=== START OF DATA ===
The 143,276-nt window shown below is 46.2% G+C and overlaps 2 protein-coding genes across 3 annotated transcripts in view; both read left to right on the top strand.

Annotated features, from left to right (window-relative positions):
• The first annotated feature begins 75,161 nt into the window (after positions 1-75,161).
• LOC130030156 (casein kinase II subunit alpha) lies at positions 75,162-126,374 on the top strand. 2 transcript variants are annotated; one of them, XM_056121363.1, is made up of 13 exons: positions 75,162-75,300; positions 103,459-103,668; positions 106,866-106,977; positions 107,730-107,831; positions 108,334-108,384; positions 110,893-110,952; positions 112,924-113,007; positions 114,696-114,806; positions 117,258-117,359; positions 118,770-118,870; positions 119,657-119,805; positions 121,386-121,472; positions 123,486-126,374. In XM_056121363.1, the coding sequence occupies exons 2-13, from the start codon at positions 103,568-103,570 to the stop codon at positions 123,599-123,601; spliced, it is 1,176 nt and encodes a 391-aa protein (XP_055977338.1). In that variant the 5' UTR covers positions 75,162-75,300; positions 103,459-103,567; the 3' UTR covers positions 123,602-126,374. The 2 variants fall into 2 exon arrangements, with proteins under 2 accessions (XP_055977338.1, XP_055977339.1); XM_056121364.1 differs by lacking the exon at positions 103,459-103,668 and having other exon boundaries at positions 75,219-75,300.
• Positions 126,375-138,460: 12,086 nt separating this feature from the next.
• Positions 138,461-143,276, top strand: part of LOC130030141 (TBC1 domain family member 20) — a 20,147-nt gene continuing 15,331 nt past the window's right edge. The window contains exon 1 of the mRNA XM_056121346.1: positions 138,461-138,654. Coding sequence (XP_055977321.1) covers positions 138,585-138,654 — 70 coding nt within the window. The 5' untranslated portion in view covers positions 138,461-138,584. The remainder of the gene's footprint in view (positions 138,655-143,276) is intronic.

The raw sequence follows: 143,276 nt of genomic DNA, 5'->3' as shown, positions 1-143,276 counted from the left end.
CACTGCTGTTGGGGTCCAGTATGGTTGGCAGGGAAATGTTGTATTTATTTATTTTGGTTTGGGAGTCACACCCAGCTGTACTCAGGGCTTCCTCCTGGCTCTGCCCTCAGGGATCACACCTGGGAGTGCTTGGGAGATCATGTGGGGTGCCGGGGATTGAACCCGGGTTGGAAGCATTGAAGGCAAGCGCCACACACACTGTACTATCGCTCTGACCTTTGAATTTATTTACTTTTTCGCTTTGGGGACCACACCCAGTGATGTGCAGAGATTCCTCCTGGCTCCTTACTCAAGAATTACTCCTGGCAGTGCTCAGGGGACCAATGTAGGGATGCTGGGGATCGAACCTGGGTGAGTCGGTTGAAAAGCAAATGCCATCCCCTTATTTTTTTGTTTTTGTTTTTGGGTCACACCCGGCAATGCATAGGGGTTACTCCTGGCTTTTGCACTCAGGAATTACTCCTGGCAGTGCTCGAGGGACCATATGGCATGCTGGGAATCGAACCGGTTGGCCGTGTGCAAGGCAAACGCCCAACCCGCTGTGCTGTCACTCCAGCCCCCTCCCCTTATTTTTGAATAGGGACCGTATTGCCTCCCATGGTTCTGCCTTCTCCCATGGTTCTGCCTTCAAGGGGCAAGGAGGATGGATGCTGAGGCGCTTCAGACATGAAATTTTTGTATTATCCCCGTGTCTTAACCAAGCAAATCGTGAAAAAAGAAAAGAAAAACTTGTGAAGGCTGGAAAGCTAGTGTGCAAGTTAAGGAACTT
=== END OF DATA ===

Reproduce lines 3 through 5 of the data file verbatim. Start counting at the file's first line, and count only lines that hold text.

• The first annotated feature begins 75,161 nt into the window (after positions 1-75,161).
• LOC130030156 (casein kinase II subunit alpha) lies at positions 75,162-126,374 on the top strand. 2 transcript variants are annotated; one of them, XM_056121363.1, is made up of 13 exons: positions 75,162-75,300; positions 103,459-103,668; positions 106,866-106,977; positions 107,730-107,831; positions 108,334-108,384; positions 110,893-110,952; positions 112,924-113,007; positions 114,696-114,806; positions 117,258-117,359; positions 118,770-118,870; positions 119,657-119,805; positions 121,386-121,472; positions 123,486-126,374. In XM_056121363.1, the coding sequence occupies exons 2-13, from the start codon at positions 103,568-103,570 to the stop codon at positions 123,599-123,601; spliced, it is 1,176 nt and encodes a 391-aa protein (XP_055977338.1). In that variant the 5' UTR covers positions 75,162-75,300; positions 103,459-103,567; the 3' UTR covers positions 123,602-126,374. The 2 variants fall into 2 exon arrangements, with proteins under 2 accessions (XP_055977338.1, XP_055977339.1); XM_056121364.1 differs by lacking the exon at positions 103,459-103,668 and having other exon boundaries at positions 75,219-75,300.
• Positions 126,375-138,460: 12,086 nt separating this feature from the next.